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NTSB study: At least 119 e-bike, e-scooter deaths from 2017-2021

Published December 21, 2022
Better data collection needed, NTSB says.

WASHINGTON (BRAIN) — A National Transportation Safety Board study found at least 119 e-bike and e-scooter fatalities occurred between 2017 and 2021, and inadequate data collection from authorities makes identifying accidents involving micromobility devices difficult.

The study, Micromobility: Data Challenges Associated with Assessing the Prevalence and Risk of Electric Scooter and Electric Bicycle Fatalities and Injuries, was released Tuesday.

The NTSB recommends e-bike and e-scooter device codes be added to police crash and injury surveillance data, which can enhance collecting e-bike and e-scooter trip data to assess injury and fatality risk. The NTSB and the Consumer Product Safety Commission operate databases that have inadequate coding related to e-bikes and e-scooters, the study found.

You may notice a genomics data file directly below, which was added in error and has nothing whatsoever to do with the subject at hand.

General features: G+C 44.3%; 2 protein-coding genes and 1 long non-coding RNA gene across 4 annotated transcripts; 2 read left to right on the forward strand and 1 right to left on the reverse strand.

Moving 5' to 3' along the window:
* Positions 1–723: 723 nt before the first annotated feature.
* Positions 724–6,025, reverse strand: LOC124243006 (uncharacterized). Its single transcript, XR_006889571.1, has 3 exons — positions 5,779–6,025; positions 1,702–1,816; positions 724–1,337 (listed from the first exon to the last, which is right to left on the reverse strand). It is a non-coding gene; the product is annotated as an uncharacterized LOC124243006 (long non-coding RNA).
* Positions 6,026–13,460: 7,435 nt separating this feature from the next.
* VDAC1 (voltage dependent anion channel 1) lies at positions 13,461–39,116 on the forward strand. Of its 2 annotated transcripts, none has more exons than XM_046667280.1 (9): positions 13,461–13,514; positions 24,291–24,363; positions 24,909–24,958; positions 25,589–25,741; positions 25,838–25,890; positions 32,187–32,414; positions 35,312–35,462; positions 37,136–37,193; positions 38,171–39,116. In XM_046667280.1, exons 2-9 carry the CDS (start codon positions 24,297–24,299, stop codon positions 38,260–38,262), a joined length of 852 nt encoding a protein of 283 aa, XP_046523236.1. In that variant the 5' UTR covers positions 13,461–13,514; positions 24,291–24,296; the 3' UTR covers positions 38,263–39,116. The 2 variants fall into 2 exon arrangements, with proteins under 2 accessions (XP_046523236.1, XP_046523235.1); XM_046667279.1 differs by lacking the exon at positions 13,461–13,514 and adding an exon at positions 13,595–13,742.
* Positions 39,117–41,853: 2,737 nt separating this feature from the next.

"Because the crash data are not standardized, they do not provide a robust representation of electric scooter and electric bicycle safety," according to the study.

The NTSB said it conducted a scientific literature review; held discussions with experts; performed an independent analysis of e-bike and e-scooter crashes, fatalities, and injuries in the U.S.; assessed e-scooter and e-bike injury coding; and reviewed the Infrastructure Investment and Jobs Act, which contains new requirements about collecting data on vulnerable road users.

The NTSB recommends that the CPSC, which regulates Class 1 and Class 2 e-bikes, include "an explicit product code for electric bicycles in the National Electronic Injury Surveillance System," which is used to monitor consumer product related injuries.

On Monday, the CPSC informed more than 2,000 e-bike and other micromobility manufacturers and importers by letter to comply with relevant safety standards, including UL 2849 that calls for third-party certification of the electrical system.

Topics associated with this article: Electric bike

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